Yogi Berra? George Lichty? Buddy Blattner? Joe Garagiola? Apocryphal? Anonymous?
Dear Quote Investigator: Famed baseball player Yogi Berra is credited with many hilarious remarks. Once Yogi was driving to the Baseball Hall of Fame in Cooperstown, New York with some other players. After passing the same landmark three times a fellow player named Joe Garagiola said “Yogi, you’re lost” and he replied:
Yeah, I know it. But we’re making good time, ain’t we?
I hope this anecdote is true. What do you think?
Quote Investigator: In 1998 Yogi Berra published a short volume called “The Yogi Book” containing a series of quotations that Berra claimed were accurately ascribed to him. He presented background information explaining when and why each statement was made. This is a valuable document because a large number of spurious sayings have been attached to the good-natured and larger-than-life figure.
Berra states that he did make a remark of this type while driving to the Hall of Fame in 1972. The other occupants of the vehicle were his wife Carmen and his three sons. “Carmen was giving me a hard time, so I gave it back.” He said:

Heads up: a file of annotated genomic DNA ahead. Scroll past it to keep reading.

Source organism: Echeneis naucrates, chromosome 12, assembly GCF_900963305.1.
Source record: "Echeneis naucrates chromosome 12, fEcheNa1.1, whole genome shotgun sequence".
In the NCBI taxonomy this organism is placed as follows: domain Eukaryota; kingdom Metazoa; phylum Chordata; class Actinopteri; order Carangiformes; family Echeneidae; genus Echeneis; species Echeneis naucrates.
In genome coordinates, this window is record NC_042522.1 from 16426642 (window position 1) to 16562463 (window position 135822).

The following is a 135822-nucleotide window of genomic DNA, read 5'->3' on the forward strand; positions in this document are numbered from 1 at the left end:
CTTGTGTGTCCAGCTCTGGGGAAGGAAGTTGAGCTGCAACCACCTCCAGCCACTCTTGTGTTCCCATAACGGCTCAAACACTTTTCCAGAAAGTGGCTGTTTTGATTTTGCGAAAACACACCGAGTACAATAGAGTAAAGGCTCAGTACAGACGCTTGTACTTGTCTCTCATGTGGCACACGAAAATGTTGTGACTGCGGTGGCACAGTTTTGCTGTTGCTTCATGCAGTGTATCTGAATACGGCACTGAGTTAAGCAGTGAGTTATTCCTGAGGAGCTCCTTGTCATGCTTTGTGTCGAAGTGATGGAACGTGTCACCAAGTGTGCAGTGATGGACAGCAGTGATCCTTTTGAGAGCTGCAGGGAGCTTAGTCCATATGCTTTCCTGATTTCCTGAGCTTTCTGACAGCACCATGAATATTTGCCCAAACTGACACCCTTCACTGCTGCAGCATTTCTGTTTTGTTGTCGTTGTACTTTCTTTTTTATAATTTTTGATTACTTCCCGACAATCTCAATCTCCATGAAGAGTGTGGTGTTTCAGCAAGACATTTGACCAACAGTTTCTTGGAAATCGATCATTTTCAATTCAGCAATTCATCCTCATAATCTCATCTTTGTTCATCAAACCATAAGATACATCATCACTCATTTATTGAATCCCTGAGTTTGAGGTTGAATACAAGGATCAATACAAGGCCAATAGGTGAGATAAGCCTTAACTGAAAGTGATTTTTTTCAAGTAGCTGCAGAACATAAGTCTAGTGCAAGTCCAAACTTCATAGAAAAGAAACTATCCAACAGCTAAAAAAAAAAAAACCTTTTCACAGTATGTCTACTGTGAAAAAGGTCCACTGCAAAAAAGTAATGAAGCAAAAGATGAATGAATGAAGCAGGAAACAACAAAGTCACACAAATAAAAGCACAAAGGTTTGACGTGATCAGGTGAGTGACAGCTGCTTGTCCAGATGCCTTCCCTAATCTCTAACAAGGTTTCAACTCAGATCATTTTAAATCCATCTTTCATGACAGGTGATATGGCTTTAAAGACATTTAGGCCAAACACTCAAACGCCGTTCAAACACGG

We’re lost, but we’re making good time!
This suggests that Berra was consciously making a joke. In fact, QI has traced this type of humorous comment as far back as the 1940s. A panel by the cartoonist George Lichty was published in the October 1947 issue of popular periodical Collier’s Weekly. It depicted a uniformed airplane pilot addressing his passengers with the following words [CWGL]:
We’re still lost, but we’re making very good time!
Lichty was best known for the long-running syndicated comic strip panel “Grin and Bear It”. Interestingly, he did not formulate the punchline given above. The cartoon was reprinted in Collier’s Weekly in 1948 along with commentary that identified the author of the caption as Buddy Blattner, a baseball player who later became a broadcaster [CWBB]:
The gag, incidentally, came from the fertile brain of Buddy Blattner, of the New York Giants, who sold it to Collier’s, who farmed it to Lichty.
Here are additional selected citations in chronological order.